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Probe on Pork from Dead Pigs for Processed Foods

by 5m Editor
16 May 2011, at 8:14am

MALAYSIA - The Health Ministry is investigating media reports that meat from dead pigs were used to make processed food, said Food Safety and Quality Division senior director Noraini Datuk Mohd Othman.

According to, she said the ministry took a serious view of the report and if proved unfounded, the parties involved can be hauled up under Section 13A of Food Act 1983.

The section provides for prohibition of preparation and sale of food containing diseased animals or rotten vegetables or animal parts unsuitable as food like dead animals or those killed during hunting.

"Those who violate this section can be fined not more RM50,000 or jailed not more eight years or both," she said in a statement here Friday.

Ms Othman urged consumers not to worry about food safety as the ministry will not compromise on the matter and always monitor food sold in the market.

It became an issue when NTV7's Mandarin of Edisi Siasat reported that pig farmers in Tanjung Sepat, Selangor sold carcasses to make pork sausage, smoked pork,dim sum and pau.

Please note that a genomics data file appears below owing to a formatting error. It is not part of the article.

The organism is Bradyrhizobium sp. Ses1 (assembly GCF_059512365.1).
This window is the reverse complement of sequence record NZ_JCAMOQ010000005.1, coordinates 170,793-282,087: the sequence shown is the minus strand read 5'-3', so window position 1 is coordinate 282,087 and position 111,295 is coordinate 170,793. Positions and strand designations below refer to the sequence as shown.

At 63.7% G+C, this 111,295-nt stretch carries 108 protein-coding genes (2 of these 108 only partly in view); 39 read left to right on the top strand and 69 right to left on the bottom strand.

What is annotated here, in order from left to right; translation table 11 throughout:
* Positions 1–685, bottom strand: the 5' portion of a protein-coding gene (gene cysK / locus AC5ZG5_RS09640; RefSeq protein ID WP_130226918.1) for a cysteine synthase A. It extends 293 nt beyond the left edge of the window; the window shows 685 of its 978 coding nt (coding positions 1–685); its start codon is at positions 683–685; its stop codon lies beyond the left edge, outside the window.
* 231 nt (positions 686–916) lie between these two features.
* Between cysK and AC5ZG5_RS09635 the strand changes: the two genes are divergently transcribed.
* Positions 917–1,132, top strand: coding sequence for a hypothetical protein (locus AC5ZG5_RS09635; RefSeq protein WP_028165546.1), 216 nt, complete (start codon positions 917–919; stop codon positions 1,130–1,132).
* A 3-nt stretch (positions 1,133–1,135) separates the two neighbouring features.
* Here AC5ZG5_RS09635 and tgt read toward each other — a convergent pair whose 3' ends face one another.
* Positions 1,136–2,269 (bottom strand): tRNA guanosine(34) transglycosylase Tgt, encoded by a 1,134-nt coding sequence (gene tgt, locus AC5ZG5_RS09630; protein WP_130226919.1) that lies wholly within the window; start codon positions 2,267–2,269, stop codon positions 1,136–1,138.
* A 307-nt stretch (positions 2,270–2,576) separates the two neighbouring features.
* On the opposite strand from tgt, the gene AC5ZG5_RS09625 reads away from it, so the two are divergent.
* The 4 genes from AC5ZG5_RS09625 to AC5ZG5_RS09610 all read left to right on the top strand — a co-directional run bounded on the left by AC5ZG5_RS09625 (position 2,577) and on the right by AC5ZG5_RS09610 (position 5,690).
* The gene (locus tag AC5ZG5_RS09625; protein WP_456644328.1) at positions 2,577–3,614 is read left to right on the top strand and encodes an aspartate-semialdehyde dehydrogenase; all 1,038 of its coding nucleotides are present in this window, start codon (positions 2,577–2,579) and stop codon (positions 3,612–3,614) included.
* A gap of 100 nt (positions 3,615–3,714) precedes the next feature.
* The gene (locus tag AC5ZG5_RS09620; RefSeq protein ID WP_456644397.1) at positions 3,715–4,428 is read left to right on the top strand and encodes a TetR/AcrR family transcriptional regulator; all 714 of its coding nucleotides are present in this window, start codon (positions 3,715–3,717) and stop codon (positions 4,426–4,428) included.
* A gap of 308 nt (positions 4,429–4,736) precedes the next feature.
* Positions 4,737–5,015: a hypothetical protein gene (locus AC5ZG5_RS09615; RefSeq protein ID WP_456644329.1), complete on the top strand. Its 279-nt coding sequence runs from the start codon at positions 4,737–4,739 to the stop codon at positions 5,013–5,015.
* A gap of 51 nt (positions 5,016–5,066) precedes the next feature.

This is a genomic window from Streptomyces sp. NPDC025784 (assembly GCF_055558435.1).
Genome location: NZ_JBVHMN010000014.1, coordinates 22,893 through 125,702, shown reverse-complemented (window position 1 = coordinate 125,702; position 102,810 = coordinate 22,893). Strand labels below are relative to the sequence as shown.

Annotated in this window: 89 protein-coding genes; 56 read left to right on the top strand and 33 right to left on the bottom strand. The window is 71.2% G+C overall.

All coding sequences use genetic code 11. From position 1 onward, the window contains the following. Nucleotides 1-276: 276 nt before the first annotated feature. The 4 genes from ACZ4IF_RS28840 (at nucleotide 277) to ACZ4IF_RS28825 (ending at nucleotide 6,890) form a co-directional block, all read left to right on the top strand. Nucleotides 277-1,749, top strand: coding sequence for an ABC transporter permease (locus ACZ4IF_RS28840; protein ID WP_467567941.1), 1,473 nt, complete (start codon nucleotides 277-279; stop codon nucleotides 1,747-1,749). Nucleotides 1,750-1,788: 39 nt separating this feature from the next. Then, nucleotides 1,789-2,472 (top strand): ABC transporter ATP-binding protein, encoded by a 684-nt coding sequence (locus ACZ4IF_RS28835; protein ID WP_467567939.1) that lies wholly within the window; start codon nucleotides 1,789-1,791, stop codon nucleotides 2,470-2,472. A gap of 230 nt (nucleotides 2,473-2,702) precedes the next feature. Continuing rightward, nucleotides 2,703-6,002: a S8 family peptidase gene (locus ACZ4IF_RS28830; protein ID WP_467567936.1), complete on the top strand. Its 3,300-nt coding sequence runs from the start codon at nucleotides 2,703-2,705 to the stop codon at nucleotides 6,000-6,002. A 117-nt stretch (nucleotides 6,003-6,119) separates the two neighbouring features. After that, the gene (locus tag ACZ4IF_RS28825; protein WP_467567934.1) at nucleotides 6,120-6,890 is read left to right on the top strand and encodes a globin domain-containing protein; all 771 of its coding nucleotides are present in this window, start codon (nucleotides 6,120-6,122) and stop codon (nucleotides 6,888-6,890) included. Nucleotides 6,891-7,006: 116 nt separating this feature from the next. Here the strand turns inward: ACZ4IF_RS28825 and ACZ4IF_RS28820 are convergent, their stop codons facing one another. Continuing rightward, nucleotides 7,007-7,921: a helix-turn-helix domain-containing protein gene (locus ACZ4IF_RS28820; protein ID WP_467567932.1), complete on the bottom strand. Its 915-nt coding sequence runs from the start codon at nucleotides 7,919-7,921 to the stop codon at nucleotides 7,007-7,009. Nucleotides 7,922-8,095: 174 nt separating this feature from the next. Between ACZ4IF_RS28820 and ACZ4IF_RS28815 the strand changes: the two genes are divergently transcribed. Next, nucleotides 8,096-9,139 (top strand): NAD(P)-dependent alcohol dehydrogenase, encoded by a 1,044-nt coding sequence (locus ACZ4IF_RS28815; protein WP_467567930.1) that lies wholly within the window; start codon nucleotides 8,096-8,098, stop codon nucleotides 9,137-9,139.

Malaysian pigs get IDs to protect pork eaters

Meanwhile, The Straits Times reports that the country will give locally-reared pigs embedded identity discs in a bid to stop the illegal slaughter and distribution of meat that is unfit for human consumption, reports said on Sunday.

This follows the revelation by Malaysian pork sellers association chief Goh Chui Lai over the weekend that unhealthy pigs were being slaughtered at illegal abattoirs, resulting in unhygienic meat being distributed nationwide.

Malaysian veterinary services department chief Abdul Aziz Jamaluddin told the New Straits Times daily that radio-frequency identification (RFID) disc would now be placed beneath the skin of each pig in order to track it.

"Any mismatch between the number of pigs reared in each farm and the number slaughtered at licensed abattoirs will be considered suspicious," he told the paper.

"Normally, pig farmers will only send healthy animals to licensed abattoirs. However, some are known to send the unhealthy ones to illegal abattoirs, which mainly operate in (central) Selangor and Negri Sembilan (states)," he added.

Confirming Mr Abdul Aziz's comments, a senior veterinary department official told AFP the rollout was expected to begin by the middle of the year. Health ministry officials said they were also investigating the distribution of unhygienic pork. Illegal abattoirs continue to operate in Malaysia despite regular crackdowns.